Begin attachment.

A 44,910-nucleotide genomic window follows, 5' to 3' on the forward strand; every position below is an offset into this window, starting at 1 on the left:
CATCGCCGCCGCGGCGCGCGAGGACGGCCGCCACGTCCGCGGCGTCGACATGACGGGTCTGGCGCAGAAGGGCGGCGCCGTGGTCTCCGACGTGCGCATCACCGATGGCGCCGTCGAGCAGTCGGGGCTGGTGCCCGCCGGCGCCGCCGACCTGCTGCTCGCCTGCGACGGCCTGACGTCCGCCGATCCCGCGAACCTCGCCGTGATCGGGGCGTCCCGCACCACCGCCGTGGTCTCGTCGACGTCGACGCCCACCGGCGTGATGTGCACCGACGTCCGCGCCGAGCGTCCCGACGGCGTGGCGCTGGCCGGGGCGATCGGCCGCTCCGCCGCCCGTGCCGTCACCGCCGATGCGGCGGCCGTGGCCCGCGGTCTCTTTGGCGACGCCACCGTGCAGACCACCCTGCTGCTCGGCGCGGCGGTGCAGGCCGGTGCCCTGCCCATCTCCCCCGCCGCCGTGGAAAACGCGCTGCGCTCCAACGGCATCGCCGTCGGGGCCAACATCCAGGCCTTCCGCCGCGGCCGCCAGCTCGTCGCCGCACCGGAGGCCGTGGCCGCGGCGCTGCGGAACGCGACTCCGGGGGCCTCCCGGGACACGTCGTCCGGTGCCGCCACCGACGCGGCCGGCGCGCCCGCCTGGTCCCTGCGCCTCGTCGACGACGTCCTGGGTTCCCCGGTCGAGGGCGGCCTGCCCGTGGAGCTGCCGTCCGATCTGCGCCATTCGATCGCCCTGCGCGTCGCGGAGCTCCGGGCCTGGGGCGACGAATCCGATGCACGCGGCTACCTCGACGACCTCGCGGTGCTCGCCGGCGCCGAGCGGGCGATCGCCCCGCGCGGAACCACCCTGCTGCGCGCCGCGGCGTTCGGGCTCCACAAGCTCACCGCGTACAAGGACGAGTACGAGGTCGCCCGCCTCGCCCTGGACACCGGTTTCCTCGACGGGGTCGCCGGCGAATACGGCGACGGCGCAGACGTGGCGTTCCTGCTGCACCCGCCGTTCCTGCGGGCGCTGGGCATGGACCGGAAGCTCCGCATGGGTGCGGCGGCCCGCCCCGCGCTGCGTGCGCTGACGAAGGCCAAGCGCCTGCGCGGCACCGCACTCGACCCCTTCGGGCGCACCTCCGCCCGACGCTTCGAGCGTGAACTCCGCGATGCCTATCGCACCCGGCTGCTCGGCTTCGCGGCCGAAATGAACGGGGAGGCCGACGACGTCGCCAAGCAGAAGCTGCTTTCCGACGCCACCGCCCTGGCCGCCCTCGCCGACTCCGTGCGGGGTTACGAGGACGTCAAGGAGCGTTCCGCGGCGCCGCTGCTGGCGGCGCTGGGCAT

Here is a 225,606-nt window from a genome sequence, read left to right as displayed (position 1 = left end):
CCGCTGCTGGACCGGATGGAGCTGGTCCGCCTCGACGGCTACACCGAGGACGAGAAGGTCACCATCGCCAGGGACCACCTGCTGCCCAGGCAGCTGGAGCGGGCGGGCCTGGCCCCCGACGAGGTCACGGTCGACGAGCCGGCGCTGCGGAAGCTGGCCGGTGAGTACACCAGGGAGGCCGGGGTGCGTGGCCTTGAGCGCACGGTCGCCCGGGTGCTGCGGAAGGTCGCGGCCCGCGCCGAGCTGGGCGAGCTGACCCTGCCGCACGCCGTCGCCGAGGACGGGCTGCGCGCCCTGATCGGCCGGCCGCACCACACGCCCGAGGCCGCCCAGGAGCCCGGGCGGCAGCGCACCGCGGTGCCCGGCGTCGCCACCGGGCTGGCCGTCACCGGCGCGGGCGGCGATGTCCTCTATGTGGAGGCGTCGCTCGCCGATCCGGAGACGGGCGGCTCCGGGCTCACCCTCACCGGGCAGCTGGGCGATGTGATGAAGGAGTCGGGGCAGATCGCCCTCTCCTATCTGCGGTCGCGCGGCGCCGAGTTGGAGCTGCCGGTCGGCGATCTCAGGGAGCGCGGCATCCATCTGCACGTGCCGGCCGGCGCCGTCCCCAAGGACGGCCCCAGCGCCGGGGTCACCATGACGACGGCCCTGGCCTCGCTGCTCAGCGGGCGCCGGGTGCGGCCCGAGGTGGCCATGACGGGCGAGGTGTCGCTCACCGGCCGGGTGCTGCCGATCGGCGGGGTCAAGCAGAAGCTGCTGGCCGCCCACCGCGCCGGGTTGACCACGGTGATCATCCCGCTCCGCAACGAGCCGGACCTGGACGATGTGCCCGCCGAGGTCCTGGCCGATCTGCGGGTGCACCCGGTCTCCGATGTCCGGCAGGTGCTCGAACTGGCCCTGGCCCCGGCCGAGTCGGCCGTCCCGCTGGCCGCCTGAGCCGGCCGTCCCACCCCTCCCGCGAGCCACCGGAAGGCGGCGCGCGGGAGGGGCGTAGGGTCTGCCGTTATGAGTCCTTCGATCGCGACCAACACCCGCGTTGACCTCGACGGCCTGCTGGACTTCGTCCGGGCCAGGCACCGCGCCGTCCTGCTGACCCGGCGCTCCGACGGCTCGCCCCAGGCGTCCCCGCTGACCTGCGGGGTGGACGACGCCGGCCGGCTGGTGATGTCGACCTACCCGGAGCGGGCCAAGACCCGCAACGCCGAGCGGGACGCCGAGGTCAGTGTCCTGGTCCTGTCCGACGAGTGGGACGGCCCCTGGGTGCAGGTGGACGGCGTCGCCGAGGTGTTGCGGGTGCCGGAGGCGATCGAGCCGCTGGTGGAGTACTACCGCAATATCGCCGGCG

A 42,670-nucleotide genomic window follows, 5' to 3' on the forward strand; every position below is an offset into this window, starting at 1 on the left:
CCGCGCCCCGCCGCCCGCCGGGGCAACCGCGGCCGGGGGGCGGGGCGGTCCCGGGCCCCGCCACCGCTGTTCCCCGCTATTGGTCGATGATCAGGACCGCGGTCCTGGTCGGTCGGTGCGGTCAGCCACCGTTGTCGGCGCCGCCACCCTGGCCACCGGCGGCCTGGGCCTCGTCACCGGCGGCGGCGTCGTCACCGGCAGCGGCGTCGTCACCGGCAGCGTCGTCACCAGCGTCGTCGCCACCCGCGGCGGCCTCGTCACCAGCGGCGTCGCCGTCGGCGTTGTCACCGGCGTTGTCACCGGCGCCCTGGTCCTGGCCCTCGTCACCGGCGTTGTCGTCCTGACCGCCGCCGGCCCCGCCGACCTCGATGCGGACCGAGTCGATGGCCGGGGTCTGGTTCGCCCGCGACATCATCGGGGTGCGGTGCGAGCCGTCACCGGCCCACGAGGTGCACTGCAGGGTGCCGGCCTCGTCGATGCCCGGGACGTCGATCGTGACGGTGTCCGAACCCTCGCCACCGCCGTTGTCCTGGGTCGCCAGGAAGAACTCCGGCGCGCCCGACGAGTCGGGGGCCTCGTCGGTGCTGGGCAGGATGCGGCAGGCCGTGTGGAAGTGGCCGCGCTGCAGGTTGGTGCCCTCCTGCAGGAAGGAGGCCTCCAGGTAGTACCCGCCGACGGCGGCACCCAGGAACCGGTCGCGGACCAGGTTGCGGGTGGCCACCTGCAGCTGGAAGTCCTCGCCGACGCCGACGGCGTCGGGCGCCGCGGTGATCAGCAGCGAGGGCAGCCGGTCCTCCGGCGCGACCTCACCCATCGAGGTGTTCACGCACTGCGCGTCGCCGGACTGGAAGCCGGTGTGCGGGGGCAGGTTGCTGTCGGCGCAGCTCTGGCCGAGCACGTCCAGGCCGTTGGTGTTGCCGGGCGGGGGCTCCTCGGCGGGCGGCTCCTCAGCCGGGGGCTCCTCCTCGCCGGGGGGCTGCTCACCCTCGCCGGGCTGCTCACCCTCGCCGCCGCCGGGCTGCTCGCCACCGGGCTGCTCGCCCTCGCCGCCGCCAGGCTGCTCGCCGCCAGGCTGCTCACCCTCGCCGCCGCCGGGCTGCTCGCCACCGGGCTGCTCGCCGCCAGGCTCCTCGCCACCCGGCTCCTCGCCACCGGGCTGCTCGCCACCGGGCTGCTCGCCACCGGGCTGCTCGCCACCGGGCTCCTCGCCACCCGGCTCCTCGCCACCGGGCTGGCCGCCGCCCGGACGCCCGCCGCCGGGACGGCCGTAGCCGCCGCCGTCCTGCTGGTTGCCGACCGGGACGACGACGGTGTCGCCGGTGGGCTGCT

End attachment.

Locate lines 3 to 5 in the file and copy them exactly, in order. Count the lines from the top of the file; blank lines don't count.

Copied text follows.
Here is a 225,606-nt window from a genome sequence, read left to right as displayed (position 1 = left end):
CCGCTGCTGGACCGGATGGAGCTGGTCCGCCTCGACGGCTACACCGAGGACGAGAAGGTCACCATCGCCAGGGACCACCTGCTGCCCAGGCAGCTGGAGCGGGCGGGCCTGGCCCCCGACGAGGTCACGGTCGACGAGCCGGCGCTGCGGAAGCTGGCCGGTGAGTACACCAGGGAGGCCGGGGTGCGTGGCCTTGAGCGCACGGTCGCCCGGGTGCTGCGGAAGGTCGCGGCCCGCGCCGAGCTGGGCGAGCTGACCCTGCCGCACGCCGTCGCCGAGGACGGGCTGCGCGCCCTGATCGGCCGGCCGCACCACACGCCCGAGGCCGCCCAGGAGCCCGGGCGGCAGCGCACCGCGGTGCCCGGCGTCGCCACCGGGCTGGCCGTCACCGGCGCGGGCGGCGATGTCCTCTATGTGGAGGCGTCGCTCGCCGATCCGGAGACGGGCGGCTCCGGGCTCACCCTCACCGGGCAGCTGGGCGATGTGATGAAGGAGTCGGGGCAGATCGCCCTCTCCTATCTGCGGTCGCGCGGCGCCGAGTTGGAGCTGCCGGTCGGCGATCTCAGGGAGCGCGGCATCCATCTGCACGTGCCGGCCGGCGCCGTCCCCAAGGACGGCCCCAGCGCCGGGGTCACCATGACGACGGCCCTGGCCTCGCTGCTCAGCGGGCGCCGGGTGCGGCCCGAGGTGGCCATGACGGGCGAGGTGTCGCTCACCGGCCGGGTGCTGCCGATCGGCGGGGTCAAGCAGAAGCTGCTGGCCGCCCACCGCGCCGGGTTGACCACGGTGATCATCCCGCTCCGCAACGAGCCGGACCTGGACGATGTGCCCGCCGAGGTCCTGGCCGATCTGCGGGTGCACCCGGTCTCCGATGTCCGGCAGGTGCTCGAACTGGCCCTGGCCCCGGCCGAGTCGGCCGTCCCGCTGGCCGCCTGAGCCGGCCGTCCCACCCCTCCCGCGAGCCACCGGAAGGCGGCGCGCGGGAGGGGCGTAGGGTCTGCCGTTATGAGTCCTTCGATCGCGACCAACACCCGCGTTGACCTCGACGGCCTGCTGGACTTCGTCCGGGCCAGGCACCGCGCCGTCCTGCTGACCCGGCGCTCCGACGGCTCGCCCCAGGCGTCCCCGCTGACCTGCGGGGTGGACGACGCCGGCCGGCTGGTGATGTCGACCTACCCGGAGCGGGCCAAGACCCGCAACGCCGAGCGGGACGCCGAGGTCAGTGTCCTGGTCCTGTCCGACGAGTGGGACGGCCCCTGGGTGCAGGTGGACGGCGTCGCCGAGGTGTTGCGGGTGCCGGAGGCGATCGAGCCGCTGGTGGAGTACTACCGCAATATCGCCGGCG

A 42,670-nucleotide genomic window follows, 5' to 3' on the forward strand; every position below is an offset into this window, starting at 1 on the left: